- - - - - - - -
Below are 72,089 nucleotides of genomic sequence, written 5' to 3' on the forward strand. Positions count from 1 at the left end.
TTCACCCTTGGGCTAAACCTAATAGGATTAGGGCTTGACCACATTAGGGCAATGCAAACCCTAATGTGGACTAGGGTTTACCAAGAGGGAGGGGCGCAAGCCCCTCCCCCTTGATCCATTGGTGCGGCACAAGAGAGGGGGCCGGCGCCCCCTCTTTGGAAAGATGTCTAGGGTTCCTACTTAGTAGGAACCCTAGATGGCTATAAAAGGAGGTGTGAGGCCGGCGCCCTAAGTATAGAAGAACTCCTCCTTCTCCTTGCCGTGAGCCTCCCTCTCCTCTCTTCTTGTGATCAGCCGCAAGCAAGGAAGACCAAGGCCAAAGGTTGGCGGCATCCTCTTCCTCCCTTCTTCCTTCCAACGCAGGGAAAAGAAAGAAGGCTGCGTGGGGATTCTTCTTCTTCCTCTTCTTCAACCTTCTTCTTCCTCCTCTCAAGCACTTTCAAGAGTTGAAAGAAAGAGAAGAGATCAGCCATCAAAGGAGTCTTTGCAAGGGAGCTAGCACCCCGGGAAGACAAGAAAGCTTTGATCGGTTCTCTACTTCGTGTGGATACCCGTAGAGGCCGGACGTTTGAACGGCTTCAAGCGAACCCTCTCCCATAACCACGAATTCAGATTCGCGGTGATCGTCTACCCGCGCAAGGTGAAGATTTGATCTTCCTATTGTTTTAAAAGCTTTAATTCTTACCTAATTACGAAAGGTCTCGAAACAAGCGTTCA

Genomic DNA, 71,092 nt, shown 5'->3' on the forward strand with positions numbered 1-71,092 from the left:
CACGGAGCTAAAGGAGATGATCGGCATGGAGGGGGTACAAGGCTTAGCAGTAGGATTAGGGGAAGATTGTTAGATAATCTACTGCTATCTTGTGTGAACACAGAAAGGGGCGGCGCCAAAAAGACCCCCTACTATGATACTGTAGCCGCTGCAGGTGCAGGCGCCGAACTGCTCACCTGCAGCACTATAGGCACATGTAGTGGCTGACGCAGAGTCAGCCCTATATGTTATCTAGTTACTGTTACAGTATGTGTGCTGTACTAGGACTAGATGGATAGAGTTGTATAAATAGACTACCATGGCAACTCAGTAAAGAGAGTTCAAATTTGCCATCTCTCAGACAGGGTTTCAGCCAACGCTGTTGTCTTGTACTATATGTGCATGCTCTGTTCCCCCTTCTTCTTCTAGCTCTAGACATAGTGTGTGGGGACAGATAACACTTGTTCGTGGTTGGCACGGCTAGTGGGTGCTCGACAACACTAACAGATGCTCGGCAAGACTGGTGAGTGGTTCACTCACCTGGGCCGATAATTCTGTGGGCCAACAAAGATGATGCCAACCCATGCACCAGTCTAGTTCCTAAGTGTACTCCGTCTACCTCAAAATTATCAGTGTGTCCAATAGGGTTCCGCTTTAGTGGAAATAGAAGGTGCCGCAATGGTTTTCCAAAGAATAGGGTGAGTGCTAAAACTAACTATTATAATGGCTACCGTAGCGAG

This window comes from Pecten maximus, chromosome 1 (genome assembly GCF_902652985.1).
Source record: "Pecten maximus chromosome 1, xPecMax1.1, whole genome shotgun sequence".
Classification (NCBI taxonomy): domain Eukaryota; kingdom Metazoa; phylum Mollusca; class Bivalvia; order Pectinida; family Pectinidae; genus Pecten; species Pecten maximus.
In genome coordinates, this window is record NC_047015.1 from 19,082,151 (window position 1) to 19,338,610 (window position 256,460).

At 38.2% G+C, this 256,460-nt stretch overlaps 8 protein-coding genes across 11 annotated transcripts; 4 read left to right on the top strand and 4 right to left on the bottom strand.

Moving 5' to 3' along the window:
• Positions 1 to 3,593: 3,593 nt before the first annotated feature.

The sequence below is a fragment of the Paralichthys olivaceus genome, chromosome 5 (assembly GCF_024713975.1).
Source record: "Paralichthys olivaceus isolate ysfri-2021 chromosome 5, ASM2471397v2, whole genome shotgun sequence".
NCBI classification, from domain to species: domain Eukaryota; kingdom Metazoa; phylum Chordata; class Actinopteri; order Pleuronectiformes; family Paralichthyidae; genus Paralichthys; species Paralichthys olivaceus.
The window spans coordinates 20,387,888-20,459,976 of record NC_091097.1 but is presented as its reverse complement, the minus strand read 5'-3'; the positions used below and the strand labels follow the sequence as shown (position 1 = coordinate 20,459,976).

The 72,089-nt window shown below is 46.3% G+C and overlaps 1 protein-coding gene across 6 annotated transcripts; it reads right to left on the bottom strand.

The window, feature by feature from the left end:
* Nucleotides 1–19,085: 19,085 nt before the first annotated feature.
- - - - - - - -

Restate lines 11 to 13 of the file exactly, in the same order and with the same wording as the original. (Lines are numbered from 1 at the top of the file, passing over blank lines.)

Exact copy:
• Positions 1 to 3,593: 3,593 nt before the first annotated feature.

The sequence below is a fragment of the Paralichthys olivaceus genome, chromosome 5 (assembly GCF_024713975.1).
Source record: "Paralichthys olivaceus isolate ysfri-2021 chromosome 5, ASM2471397v2, whole genome shotgun sequence".